Dozens of Del Rioans turned out to make sure United States Navy veteran Jesus Pedro Herrera was properly recognized for his service to this country.
The veteran was laid to rest on Friday morning at Sunset Memorial Cemetery. Nearly 80 people from all walks of life, including military members and law enforcement officers turned out to pay their respects for a man whose closest kin was a friend from enlistment.
Deacon David Scarbo and Pastor Arnoldo Menchaca oversaw the ceremonies, providing words of comfort and recognition for the people that turned out.
Scarbo shared some details about Herrera including that he was born in Del Rio on May 29, 1927 and passed away on Aug. 22 at the age of 92. Herrera served the U.S. Navy during World War ll before separating on June 18, 1946.
After his service, Herrera took care of his sister, Maria Herrera, until her passing on Feb. 24, 2014 at the age of 89. Neither sibling married and after his sister’s passing Herrera had no one to take care of him.
Due to multiple health conditions, Herrera remained in the care of Val Verde Nursing and Rehabilitation Center approximately since August 2014.
The efforts of Sunset Memorial Oaks Funeral Home and Val Verde County Veterans Service Office helped arrange for Herrera’s funeral service, and helped bring the public out to pay its respects.
Jaime C. Barrera, funeral director of Sunset Memorial Oaks Funeral Home, said his firm donated the service including the purchase of a cemetery plot because it was the right thing to do.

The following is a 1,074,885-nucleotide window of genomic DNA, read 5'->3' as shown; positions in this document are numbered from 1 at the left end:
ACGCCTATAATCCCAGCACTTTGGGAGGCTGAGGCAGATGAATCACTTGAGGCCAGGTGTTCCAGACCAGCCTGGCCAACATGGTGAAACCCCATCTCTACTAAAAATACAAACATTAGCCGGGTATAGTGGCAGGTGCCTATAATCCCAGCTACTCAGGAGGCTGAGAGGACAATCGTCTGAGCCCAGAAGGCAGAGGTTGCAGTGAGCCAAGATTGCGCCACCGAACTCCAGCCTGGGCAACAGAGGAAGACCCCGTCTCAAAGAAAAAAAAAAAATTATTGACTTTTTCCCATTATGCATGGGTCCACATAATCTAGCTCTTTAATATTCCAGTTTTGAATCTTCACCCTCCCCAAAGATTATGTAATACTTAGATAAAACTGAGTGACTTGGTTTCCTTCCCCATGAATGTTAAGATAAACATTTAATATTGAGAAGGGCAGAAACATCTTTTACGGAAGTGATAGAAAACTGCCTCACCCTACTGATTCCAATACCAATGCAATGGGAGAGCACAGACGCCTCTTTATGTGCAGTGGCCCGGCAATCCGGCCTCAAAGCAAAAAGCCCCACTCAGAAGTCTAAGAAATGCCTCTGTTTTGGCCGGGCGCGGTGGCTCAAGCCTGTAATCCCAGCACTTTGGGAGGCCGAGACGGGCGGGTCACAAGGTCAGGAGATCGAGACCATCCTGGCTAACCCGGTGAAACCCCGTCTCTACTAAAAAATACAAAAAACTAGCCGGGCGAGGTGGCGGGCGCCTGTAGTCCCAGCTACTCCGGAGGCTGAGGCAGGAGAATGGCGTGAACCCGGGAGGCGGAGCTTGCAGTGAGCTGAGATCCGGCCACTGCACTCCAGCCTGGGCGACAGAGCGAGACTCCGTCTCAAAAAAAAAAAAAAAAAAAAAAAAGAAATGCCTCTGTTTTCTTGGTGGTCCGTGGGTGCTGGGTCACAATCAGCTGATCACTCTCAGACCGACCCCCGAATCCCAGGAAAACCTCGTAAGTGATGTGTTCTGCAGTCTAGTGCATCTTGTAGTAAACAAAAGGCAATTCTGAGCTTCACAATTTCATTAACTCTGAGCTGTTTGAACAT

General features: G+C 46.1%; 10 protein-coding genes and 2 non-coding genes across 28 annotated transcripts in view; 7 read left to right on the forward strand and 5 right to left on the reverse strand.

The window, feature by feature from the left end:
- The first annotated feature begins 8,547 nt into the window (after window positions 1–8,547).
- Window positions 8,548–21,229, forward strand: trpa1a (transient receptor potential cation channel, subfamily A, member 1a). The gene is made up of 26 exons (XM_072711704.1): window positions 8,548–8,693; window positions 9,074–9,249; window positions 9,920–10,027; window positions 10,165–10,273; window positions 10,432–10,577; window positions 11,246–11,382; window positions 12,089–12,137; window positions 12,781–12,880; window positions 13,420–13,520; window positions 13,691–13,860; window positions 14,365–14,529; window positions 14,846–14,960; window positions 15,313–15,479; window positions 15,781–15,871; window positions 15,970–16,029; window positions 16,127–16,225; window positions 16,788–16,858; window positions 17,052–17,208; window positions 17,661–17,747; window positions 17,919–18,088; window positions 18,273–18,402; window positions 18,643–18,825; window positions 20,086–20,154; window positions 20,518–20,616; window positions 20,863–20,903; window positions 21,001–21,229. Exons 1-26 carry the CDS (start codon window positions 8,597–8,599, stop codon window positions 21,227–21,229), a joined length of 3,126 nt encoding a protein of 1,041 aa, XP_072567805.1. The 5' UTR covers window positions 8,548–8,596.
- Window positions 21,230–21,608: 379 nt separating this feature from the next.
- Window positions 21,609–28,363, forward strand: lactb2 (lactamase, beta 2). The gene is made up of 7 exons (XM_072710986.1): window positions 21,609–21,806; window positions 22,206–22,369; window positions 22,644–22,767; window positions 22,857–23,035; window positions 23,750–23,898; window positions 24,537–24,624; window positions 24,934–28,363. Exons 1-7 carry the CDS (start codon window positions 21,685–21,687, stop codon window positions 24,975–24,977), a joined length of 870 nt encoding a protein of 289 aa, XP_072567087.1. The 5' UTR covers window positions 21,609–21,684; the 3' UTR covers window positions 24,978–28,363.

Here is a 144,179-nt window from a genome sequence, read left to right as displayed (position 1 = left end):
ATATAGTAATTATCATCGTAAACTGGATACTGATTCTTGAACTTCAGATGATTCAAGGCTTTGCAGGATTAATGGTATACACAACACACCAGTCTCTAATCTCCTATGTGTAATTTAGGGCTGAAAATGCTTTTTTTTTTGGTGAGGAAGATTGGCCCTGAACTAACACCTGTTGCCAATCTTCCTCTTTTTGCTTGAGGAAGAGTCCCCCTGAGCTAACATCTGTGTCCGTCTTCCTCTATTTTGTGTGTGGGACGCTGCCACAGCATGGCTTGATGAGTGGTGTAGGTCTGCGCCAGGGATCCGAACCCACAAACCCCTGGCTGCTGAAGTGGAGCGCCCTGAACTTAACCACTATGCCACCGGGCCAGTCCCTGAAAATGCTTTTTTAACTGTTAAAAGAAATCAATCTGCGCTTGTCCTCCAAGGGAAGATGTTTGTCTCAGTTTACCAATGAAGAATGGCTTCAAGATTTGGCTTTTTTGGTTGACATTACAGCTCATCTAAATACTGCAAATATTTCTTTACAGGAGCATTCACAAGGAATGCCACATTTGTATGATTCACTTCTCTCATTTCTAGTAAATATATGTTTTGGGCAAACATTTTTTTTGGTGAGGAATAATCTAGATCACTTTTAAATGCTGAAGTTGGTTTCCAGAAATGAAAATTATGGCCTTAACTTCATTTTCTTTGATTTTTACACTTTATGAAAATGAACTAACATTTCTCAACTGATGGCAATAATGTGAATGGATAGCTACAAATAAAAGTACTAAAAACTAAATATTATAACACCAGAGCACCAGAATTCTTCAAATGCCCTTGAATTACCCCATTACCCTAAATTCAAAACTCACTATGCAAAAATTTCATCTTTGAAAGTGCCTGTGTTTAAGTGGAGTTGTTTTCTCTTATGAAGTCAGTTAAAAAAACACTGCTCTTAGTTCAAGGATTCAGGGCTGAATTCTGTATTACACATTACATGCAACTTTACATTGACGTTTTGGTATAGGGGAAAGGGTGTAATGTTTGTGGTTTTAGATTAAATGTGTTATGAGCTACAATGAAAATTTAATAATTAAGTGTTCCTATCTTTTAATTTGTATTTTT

“Every human being deserves a proper burial, even more so we felt obligated because this was somebody who dedicated their time and their life for their service and to their country,” Barrera said.
Jose “Nene” R. Arredondo, a veteran who enlisted at the same time as Herrera, was honored as the recipient of the United States flag used for Herrera’s ceremony. Arredondo and Herrera grew up in the San Felipe neighborhood, according to Arredondo.
“I knew him since we were very young. It doesn’t feel nice that he’s gone, but it was nice to see he had a good funeral and I was able to attend,” Arredondo said.
County Veterans Service Officer Adrian N. Bitela said veterans such as Herrera cannot be forgotten by future generations.
“It’s important because it’s a part of our creed, every veteran creed; nobody gets left behind. I will never leave behind a fallen comrade,” Bitela said.
According to Bitela, to secure the future one must honor the past, as an example for future generations.
Members of the American Legion Post 595 fired a volley of rounds for the gun salute, which was soon followed by the playing of “Taps” by a member of the legion.
Following the ceremony, attendees passed by the coffin and paid their respects with flowers and salutes.